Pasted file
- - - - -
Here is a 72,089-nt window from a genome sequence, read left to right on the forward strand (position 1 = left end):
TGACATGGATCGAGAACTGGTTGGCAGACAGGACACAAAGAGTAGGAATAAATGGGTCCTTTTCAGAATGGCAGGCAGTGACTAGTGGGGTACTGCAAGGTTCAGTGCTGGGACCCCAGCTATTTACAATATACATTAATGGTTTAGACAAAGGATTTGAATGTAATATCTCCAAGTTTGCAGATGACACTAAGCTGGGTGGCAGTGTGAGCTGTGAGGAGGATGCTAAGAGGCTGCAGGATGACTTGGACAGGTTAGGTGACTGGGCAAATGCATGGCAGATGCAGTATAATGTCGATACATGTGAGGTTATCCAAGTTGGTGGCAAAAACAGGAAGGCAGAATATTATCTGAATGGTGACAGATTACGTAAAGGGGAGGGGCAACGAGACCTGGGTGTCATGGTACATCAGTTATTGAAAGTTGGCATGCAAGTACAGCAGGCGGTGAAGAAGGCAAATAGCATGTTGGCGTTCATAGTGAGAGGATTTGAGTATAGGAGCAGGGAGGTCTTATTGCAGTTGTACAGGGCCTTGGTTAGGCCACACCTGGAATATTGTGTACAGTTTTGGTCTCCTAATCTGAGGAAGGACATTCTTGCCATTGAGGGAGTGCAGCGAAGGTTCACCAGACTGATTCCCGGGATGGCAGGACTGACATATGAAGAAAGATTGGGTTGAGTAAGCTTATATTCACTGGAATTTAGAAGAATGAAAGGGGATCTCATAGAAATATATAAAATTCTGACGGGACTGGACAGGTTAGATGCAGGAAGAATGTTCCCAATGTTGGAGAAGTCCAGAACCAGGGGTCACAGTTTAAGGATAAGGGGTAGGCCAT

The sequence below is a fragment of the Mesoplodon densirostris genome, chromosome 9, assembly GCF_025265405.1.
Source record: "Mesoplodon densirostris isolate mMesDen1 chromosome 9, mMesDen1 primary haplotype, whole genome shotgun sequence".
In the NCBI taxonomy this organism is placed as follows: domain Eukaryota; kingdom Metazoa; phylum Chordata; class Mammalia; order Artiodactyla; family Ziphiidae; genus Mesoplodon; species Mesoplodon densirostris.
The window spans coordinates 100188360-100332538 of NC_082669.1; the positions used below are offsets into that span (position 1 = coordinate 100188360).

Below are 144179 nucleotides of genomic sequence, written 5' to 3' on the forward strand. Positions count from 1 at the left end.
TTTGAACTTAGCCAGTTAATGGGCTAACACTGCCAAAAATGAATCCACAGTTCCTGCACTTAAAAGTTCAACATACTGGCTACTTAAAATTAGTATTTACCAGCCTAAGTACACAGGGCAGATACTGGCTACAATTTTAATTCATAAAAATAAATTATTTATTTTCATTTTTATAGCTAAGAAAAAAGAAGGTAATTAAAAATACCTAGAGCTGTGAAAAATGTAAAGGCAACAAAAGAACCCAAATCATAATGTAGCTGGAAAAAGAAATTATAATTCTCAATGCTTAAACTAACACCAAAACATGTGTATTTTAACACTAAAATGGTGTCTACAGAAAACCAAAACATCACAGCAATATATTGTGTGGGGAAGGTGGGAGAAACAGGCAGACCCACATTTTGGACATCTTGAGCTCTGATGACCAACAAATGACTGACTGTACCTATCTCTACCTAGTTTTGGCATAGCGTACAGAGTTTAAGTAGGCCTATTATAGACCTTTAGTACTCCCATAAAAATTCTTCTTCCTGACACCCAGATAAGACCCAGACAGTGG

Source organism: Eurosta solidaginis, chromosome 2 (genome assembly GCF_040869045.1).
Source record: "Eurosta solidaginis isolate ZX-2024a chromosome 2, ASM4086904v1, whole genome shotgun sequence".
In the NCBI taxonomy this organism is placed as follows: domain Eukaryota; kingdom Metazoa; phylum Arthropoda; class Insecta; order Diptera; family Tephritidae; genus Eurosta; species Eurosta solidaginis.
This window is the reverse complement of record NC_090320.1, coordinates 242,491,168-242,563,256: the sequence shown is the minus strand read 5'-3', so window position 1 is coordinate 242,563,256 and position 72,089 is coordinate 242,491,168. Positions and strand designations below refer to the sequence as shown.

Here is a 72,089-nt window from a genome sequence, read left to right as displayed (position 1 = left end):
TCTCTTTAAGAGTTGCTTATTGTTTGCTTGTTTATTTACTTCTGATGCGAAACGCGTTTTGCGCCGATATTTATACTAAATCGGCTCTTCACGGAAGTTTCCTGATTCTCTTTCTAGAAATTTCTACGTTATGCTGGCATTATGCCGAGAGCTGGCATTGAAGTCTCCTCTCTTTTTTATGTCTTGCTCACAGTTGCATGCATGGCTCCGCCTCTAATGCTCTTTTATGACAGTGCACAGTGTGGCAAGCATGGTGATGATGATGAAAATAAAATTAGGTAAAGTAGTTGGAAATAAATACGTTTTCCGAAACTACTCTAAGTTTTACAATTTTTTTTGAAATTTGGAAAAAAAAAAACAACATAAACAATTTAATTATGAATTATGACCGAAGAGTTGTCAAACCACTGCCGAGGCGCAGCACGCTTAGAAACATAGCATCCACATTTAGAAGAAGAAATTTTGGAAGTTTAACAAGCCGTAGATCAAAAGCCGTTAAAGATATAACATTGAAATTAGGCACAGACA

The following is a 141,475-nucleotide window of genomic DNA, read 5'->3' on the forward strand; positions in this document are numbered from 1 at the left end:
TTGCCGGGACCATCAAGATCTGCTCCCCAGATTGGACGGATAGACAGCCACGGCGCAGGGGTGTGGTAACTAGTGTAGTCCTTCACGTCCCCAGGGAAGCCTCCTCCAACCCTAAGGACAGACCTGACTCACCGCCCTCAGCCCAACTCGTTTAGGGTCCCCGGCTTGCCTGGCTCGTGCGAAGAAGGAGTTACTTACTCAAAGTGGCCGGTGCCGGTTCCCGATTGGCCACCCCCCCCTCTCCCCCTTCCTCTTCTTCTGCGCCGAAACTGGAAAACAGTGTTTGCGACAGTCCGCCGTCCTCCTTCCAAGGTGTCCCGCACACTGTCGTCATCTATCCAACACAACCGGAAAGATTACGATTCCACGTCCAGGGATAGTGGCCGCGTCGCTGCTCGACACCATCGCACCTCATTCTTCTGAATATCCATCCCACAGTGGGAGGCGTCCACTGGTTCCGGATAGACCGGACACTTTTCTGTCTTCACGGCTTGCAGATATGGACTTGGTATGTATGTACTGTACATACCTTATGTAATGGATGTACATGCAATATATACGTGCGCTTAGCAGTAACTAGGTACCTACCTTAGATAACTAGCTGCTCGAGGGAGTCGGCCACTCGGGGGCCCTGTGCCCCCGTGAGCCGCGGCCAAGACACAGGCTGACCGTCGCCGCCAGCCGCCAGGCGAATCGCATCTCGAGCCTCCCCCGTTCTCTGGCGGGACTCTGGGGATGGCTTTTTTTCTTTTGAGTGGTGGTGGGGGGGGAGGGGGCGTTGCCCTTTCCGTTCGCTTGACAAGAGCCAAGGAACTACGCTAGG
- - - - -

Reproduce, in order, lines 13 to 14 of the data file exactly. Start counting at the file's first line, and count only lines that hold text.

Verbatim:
Here is a 72,089-nt window from a genome sequence, read left to right as displayed (position 1 = left end):
TCTCTTTAAGAGTTGCTTATTGTTTGCTTGTTTATTTACTTCTGATGCGAAACGCGTTTTGCGCCGATATTTATACTAAATCGGCTCTTCACGGAAGTTTCCTGATTCTCTTTCTAGAAATTTCTACGTTATGCTGGCATTATGCCGAGAGCTGGCATTGAAGTCTCCTCTCTTTTTTATGTCTTGCTCACAGTTGCATGCATGGCTCCGCCTCTAATGCTCTTTTATGACAGTGCACAGTGTGGCAAGCATGGTGATGATGATGAAAATAAAATTAGGTAAAGTAGTTGGAAATAAATACGTTTTCCGAAACTACTCTAAGTTTTACAATTTTTTTTGAAATTTGGAAAAAAAAAAACAACATAAACAATTTAATTATGAATTATGACCGAAGAGTTGTCAAACCACTGCCGAGGCGCAGCACGCTTAGAAACATAGCATCCACATTTAGAAGAAGAAATTTTGGAAGTTTAACAAGCCGTAGATCAAAAGCCGTTAAAGATATAACATTGAAATTAGGCACAGACA